1 AUTOMATYKA/ AUTOMATICS 2013 Vol. 17 No. 1 Piotr Szwed*, Wojciech Chmiel*, Stanis³aw Jêdrusik*, Piotr Kad³uczka* Business Processes in a Distributed Surveillance System Integrated Through Workflow 1. Introduction SIMPOZ (System of Intelligent Monitoring of Objects and Areas of Special Importance) project aims at building a highly configurable system for surveillance of public areas and objects of a special importance based on the analysis of digital images. Development of dedicated software supporting automation of surveillance tasks is not a trivial issue, due to the fact that events or conditions, which the system should detect may occur in multiple unpredictable variants . The goal of the intelligent monitoring system is to alert an operator about potentially suspicious situations according to assumed safety criteria. An important element of the system is software that exploits recent results of research on image understanding . It is planned to build a unified hardware-software platform that will allow to process and send video signal and to generate, handle and document alarms. Such system requires an efficient integration of components and flexible management of information obtained from supervised areas (originating from various types of detectors: video, audio and thermovision). The approach adopted in the SIMPOZ architecture assumes that integration tasks will be performed by a workflow management system. Its role is to integrate heterogeneous devices (such as cameras, microphones, mobile phones, computers, network and signalling devices) with external systems (databases, existing access control systems) into a homogeneous safety management system. Main premises for using a workflow-type system is a distributed nature and potential diversity of monitoring features, a large number of alarm signals fed by various sensors (external events), the need to ensure a flexible event flow management and tailored to needs emergency response processes. It should be stressed that application of workflow system is a novel approach to security management, not having analogues the existing systems in the world. * AGH University of Science and Technology, Krakow, Poland ** Project sponsored by MNiSW and NCBiR under contract No. 128/R/t00/2010/12 115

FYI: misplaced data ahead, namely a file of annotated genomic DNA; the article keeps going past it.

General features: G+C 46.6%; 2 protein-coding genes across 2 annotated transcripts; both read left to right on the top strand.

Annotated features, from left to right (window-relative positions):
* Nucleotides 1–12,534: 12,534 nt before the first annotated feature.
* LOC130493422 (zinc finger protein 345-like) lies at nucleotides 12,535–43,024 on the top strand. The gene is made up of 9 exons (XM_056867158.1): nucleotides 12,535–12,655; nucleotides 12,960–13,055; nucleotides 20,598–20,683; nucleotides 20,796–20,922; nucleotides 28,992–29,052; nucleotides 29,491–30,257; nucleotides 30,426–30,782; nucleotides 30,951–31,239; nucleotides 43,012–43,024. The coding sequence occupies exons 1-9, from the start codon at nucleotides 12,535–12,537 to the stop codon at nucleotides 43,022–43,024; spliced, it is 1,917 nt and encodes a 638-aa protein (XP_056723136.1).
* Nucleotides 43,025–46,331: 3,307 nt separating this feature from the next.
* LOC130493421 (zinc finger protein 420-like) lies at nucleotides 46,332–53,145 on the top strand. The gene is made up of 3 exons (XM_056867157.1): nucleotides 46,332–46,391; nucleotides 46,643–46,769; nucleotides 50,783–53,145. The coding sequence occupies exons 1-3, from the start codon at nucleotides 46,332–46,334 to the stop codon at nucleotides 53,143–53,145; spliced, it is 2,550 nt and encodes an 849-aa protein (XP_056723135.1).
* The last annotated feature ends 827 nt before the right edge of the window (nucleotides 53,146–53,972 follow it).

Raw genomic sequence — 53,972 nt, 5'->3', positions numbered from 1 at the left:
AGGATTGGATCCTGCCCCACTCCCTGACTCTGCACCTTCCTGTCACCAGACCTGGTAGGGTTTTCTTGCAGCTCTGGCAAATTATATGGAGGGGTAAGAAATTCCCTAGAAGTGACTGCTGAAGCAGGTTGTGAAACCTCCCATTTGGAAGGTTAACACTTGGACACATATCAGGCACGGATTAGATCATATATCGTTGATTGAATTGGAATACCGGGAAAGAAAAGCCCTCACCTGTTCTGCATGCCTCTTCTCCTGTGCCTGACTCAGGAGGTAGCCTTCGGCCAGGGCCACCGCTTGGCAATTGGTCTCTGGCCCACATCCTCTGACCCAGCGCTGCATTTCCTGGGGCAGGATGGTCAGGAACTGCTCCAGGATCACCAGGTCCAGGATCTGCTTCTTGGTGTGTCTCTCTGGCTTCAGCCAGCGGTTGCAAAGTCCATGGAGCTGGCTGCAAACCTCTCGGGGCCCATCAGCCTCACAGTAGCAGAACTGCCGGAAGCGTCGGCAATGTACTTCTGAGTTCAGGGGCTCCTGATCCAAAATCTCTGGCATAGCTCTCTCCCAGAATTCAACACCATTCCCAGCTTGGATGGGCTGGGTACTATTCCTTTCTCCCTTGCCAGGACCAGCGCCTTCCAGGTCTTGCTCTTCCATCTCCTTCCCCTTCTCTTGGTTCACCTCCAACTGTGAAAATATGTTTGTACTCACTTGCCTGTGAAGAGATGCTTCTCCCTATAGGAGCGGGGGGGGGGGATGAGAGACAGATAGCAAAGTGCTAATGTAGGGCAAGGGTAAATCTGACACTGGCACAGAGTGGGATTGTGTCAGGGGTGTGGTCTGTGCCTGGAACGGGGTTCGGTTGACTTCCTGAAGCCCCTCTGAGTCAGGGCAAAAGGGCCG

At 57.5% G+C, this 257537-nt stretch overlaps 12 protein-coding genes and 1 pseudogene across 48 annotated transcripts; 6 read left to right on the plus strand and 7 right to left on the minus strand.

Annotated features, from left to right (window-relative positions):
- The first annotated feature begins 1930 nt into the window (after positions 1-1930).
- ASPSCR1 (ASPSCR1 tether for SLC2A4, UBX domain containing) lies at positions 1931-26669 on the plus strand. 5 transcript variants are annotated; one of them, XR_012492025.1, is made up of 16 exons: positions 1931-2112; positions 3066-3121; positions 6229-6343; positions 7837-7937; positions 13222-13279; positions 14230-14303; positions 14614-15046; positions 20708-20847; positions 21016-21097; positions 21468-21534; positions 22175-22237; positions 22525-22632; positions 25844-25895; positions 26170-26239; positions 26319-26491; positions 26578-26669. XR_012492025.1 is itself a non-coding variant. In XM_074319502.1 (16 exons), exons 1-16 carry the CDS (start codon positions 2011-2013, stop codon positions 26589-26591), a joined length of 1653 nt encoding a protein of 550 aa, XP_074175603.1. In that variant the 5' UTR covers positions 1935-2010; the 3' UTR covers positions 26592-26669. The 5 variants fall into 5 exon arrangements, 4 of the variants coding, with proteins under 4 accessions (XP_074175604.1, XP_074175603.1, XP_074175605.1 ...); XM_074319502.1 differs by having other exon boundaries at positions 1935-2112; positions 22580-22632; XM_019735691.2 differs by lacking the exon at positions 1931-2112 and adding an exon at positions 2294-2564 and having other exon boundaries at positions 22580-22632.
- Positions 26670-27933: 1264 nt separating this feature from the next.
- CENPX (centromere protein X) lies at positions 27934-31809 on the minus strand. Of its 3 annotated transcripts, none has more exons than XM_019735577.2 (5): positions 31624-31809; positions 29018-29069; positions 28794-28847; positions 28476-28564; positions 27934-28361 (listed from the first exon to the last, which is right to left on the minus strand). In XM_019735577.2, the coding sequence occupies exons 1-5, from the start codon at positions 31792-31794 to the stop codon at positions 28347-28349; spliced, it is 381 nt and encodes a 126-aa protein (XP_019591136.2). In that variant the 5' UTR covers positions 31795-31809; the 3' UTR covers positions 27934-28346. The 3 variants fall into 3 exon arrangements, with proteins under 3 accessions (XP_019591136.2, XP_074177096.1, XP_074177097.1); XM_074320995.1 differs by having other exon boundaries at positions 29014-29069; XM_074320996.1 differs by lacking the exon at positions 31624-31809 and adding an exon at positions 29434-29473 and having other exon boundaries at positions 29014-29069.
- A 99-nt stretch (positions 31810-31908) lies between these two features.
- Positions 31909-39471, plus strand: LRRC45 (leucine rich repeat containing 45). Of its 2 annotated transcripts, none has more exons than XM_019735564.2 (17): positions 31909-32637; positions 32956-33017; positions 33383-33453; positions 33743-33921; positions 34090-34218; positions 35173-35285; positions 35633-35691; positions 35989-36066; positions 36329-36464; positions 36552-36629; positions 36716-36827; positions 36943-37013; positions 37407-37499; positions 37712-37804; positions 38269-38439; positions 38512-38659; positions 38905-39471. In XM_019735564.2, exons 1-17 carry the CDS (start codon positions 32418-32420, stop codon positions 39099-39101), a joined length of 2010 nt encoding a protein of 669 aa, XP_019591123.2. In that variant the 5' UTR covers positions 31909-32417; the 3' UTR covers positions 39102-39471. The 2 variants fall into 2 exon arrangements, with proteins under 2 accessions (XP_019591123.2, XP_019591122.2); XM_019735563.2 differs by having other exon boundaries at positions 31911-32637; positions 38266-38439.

2 116 Piotr Szwed, Wojciech Chmiel, Stanis³aw Jêdrusik, Piotr Kad³uczka Workflow processes in SIMPOZ system are defined in the XPDL (XML Process Definition Language) language  recommended by the Workflow Management Coalition (WfMC). The XPDL is considered worldwide as a standard in the field of workflow specification. Due to the large number of elements occurring in surveillance systems (both software and hardware), their variety and complicated dependencies. it was found necessary to document system functions, processes and architecture using an easy in perception language supporting direct communication with stakeholders (clients). The language is used for developing abstract specifications, most preferably, allowing an inclusion of salient system aspects already at the business analysis stage. The ArchiMate language  seems to be the most suitable for this purpose. ArchiMate allows creating descriptions (views) at the business, application and technological layer levels using a rich set of expressive constructs. The paper presents examples of business models developed with ArchiMate language. They reflect the specificity and characteristics of surveillance systems: reactive character, event driven control, a large number of asynchronous data flows and a frequent requirement of bidirectional communication between detection modules and a system operator. Fig. 1. The operational concept of the system Figure 1 depicts the operational concept of the system and the links between its elements. In the center of the figure a management module is shown; it is responsible for communication and synchronization of all system components and supervision of currently running processes; these functionalities are provided by a workflow management system. Detection modules perform surveillance tasks, i.e. they: detect potentially dangerous objects in the supervised areas, nonstandard (considered as dangerous) behavior and violen-